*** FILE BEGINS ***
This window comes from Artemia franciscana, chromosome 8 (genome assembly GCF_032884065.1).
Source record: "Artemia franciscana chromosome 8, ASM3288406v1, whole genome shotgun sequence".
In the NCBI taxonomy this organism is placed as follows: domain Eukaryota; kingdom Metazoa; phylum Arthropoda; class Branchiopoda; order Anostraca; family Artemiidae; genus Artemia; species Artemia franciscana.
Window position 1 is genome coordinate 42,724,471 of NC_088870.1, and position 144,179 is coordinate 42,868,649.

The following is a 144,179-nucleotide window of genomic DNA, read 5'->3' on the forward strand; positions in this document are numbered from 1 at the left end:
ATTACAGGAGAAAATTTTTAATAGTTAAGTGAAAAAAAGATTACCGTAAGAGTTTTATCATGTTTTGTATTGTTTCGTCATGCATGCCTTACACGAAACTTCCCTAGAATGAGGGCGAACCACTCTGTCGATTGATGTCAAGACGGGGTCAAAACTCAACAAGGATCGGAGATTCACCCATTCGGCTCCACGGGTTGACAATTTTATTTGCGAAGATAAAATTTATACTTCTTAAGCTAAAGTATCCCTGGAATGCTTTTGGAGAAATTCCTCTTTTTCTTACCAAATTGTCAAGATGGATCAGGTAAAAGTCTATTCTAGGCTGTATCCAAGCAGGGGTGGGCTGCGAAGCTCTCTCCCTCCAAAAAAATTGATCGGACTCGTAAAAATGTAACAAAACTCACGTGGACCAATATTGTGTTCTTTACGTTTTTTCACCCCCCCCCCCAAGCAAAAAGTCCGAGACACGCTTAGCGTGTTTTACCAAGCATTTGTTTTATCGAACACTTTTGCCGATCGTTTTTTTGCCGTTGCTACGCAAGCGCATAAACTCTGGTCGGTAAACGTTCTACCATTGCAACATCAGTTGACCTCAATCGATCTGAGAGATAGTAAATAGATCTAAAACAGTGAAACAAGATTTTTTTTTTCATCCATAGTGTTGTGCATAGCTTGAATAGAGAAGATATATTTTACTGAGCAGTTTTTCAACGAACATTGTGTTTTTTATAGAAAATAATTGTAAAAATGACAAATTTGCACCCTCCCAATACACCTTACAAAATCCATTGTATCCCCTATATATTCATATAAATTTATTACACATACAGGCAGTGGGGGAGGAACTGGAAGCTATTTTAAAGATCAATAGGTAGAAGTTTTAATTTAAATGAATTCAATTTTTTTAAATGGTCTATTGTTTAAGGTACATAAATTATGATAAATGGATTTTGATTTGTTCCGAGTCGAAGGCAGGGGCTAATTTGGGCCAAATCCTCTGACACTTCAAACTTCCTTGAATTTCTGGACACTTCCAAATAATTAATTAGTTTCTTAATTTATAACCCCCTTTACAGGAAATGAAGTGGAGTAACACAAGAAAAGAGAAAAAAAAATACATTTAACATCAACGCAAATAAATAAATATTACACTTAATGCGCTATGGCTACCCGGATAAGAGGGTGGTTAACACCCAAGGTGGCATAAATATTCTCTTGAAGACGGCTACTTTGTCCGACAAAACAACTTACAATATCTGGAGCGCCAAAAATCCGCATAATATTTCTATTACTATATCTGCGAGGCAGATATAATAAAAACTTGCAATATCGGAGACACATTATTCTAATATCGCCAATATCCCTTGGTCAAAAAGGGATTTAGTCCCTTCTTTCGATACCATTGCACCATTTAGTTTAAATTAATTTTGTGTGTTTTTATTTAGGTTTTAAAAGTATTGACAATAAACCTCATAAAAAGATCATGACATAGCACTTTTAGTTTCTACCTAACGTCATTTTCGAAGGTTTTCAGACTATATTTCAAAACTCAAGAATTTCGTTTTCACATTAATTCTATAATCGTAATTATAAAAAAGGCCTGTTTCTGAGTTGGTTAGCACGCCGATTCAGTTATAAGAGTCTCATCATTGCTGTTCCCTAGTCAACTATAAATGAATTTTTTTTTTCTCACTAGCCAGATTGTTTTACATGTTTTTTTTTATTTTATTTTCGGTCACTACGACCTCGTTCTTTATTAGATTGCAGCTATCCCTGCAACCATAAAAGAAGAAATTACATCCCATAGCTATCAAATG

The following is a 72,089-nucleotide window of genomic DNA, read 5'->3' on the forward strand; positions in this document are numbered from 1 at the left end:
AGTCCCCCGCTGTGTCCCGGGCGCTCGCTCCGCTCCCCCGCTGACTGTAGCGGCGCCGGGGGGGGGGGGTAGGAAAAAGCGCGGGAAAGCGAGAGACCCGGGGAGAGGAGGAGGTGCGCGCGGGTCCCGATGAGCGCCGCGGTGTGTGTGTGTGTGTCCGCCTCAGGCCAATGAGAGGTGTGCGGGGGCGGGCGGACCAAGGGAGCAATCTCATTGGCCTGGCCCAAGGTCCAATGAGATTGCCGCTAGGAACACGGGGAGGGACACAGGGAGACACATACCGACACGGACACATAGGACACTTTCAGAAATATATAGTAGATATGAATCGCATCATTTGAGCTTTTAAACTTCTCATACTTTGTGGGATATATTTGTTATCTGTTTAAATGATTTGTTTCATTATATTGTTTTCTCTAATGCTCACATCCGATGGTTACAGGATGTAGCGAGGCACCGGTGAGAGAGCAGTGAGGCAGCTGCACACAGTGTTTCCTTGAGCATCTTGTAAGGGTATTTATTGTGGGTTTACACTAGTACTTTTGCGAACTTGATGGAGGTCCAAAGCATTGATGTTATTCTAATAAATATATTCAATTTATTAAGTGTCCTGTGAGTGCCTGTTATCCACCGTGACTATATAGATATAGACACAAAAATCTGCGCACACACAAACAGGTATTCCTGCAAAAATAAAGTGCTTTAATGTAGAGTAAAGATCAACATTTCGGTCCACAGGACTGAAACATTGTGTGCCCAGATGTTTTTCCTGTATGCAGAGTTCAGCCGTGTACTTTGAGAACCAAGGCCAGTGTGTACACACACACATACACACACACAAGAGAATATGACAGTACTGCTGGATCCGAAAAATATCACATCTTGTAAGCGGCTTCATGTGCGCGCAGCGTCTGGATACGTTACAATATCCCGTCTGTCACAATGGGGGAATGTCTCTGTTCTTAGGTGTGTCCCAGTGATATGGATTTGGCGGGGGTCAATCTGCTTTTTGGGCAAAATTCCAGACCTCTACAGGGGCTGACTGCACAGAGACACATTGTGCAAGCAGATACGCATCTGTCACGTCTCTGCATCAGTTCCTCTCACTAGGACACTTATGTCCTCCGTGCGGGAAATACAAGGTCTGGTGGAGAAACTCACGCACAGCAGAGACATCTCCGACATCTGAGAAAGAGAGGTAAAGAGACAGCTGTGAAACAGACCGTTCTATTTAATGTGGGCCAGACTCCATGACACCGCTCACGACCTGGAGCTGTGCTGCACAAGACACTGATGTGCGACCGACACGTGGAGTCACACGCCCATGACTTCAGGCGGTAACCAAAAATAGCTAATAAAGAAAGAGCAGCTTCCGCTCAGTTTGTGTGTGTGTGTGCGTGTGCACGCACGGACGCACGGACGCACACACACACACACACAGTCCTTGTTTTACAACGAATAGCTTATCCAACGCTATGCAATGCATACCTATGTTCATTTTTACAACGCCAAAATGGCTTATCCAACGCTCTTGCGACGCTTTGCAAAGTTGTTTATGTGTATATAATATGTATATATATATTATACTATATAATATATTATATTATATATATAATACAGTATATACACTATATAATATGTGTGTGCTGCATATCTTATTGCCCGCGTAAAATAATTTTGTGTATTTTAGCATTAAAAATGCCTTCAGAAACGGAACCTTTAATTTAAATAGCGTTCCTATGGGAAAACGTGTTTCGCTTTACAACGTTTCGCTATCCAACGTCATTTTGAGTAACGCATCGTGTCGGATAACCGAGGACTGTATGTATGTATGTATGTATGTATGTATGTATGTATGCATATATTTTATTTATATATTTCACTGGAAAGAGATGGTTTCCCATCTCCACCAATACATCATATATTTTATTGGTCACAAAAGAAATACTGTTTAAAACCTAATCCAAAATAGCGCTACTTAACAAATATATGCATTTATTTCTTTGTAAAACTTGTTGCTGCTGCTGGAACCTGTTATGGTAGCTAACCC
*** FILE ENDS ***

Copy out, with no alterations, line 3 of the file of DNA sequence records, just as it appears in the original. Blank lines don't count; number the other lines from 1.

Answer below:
In the NCBI taxonomy this organism is placed as follows: domain Eukaryota; kingdom Metazoa; phylum Arthropoda; class Branchiopoda; order Anostraca; family Artemiidae; genus Artemia; species Artemia franciscana.